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ROLLOVER WRANGLE: Fury over job permit shake-up

Hon. Ezzard Miller

Political opposition is growing to proposals by Premier McKeeva Bush to suspend Cayman’s much-maligned Rollover Policy, despite pleas to allow a review body time to weigh changes to immigration laws.

Leader of the Opposition People’s Progressive Movement Alden McLaughlin and North Side independent Ezzard Miller challenged the Bush proposals, announced in Parliament on Wednesday, the former fearing endemic confusion and the latter worrying Caymanians could “lose political control of their country”.

Mr Bush hit back yesterday, however, saying a committee, comprising the Chamber of Commerce, Cayman Finance, the Immigration Review Team and “other” small-business representatives, would sort through the issues within six months, with an eye to new legislation within two years.

Mr Bush on Wednesday proposed suspending for up to two years the seven-year residency limit on Cayman’s almost 20,000 work-permit holders, while the as-yet-unnamed committee explores policy and legislative changes.

Mr McLaughlin was unsure Cabinet had power to suspend a formal law, but worried that too many questions remained unanswered.

“The rollover is linked to permanent residency and then grant of [Caymanian] status,” he said. “Everything turns on the length of time you are allowed to be here.”

A work-permit holder can circumvent the seven-year limit by gaining “key employee” status, allowing further residency. After eight years, a holder may seek “permanent residence”, and, ultimately, Caymanian status and even naturalisation, conferring voting rights.

Premier McKeeva Bush

“What’s going to happen in that two-year period of suspension?” Mr McLaughlin asked. “Does that count towards permanent residency? What happens to key employee status?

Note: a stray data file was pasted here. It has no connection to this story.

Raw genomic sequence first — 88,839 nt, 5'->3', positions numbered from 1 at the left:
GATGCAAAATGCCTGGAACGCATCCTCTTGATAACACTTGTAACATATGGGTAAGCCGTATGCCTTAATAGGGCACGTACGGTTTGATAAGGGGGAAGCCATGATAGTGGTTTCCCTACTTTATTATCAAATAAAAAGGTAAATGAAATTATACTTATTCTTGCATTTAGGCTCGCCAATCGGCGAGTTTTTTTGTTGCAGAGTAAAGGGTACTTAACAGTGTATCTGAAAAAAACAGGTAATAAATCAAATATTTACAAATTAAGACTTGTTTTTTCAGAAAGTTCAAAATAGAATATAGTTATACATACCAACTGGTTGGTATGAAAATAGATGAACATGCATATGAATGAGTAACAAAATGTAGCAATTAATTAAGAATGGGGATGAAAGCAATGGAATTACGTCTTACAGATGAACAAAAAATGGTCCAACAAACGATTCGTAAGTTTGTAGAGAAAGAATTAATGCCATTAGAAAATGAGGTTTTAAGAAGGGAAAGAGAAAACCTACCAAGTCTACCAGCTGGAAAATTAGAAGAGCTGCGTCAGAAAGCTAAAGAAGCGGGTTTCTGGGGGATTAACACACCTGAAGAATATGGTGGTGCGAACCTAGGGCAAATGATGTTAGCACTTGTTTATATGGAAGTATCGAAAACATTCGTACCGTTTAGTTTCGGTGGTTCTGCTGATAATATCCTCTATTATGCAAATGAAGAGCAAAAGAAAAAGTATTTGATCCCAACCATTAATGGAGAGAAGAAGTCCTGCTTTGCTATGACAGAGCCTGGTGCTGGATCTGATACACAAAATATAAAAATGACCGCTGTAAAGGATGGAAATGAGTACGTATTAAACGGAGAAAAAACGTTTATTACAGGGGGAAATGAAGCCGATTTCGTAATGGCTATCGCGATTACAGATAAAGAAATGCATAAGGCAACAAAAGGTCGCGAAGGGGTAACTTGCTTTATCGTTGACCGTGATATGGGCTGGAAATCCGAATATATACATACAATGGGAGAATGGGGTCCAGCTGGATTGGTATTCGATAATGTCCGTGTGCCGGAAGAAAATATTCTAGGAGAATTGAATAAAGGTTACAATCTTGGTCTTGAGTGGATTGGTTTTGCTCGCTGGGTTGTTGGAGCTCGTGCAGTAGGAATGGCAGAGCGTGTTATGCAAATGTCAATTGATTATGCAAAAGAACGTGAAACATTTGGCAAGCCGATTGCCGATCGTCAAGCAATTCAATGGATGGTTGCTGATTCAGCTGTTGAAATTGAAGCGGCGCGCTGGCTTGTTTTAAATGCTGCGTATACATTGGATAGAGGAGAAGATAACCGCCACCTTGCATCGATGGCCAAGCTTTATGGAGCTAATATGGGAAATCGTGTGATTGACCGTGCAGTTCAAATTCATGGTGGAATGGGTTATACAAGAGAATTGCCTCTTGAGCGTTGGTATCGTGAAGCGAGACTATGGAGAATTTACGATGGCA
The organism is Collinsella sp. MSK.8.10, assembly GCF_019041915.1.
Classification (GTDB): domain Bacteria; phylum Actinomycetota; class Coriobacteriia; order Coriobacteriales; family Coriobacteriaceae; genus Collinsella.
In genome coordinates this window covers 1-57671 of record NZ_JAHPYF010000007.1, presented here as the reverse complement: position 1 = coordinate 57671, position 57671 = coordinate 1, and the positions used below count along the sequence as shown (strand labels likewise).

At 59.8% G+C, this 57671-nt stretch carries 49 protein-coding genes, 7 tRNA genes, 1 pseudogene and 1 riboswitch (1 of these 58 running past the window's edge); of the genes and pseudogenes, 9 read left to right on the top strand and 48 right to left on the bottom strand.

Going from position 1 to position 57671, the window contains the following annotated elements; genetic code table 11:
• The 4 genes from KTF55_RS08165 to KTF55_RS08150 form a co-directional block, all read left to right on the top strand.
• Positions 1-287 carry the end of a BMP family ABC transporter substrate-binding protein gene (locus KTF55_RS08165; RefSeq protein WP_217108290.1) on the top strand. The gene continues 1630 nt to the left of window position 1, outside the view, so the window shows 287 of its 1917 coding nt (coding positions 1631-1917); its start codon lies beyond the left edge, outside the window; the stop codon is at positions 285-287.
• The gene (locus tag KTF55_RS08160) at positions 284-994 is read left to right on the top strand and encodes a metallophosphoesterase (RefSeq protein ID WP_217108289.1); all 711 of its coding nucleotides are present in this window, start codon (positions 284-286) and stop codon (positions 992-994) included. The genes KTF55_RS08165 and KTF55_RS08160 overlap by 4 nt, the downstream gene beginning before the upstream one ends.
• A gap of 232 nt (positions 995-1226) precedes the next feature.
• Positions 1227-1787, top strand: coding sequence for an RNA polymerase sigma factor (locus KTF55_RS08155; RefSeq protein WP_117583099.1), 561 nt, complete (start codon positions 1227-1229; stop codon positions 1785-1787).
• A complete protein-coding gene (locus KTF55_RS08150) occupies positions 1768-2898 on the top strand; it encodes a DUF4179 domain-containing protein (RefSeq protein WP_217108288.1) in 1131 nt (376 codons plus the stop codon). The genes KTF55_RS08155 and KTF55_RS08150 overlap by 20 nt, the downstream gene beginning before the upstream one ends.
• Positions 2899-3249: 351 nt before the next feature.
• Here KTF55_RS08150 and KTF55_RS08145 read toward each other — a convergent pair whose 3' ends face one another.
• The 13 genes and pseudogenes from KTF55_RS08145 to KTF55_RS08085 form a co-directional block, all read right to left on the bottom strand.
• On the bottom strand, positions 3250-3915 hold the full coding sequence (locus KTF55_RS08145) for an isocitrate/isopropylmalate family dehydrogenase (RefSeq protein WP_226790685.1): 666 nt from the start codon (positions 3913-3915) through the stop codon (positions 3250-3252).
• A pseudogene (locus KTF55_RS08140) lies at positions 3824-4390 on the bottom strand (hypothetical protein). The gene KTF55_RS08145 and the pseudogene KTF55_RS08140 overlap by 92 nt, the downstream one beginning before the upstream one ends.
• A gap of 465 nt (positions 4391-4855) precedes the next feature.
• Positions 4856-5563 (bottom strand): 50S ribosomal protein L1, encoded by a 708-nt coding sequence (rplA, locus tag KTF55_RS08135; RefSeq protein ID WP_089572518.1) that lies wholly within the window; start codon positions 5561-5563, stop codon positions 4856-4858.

“What we ought to do is just take three months and redraft the provisions in the law. I don’t understand the extension period,” he said. “Let’s just get it changed. Businesses want certainty, and I truly worry that what should be positive, may deteriorate into confusion and uncertainty.”

Mr Miller was adamant: “I won’t support a two-year moratorium. I would guess there are between 6,000 and 8,000 people, all of whom could get permanent residency, and once you get permanent residency, we are almost obliged to give you status. Two years after that you get naturalised. It’s almost impossible to prevent.

“This is going to enable 6,000 people to keep jobs and Caymanians won’t get them. Caymanians have lost economic control of the country, and now we will lose political control,” he said.

Mr Bush rejected the criticism, admonishing both MLAs to “stop playing politics. I am doing what’s good for the country. Ezzard needs to stop trying to frighten the country and stop trying to get into the Cabinet.

“Alden changed the immigration laws twice and he is finding that I am finding a solution, and he wants to be part of it. He needs to give the committee time to do its work,” Mr Bush said.

Hon. Alden McLaughlin

Meeting on Tuesday, Cabinet will explore suspension of the Rollover Policy “and the section of the law” that enabled it, he said. Within 180 days, six months, the committee would offer drafting instructions to change the law, which “may not need two years, but we will have 180 days to see.

“We will never lose political control,” Mr Bush said, dismissing Mr Miller’s fears. “This is not a status grant. Cayman has lost businesses and this is a bad time to throw people out of the country. It would destroy the country and even more Caymanians would be unemployed. We need people for business in these serious economic times,” he said.



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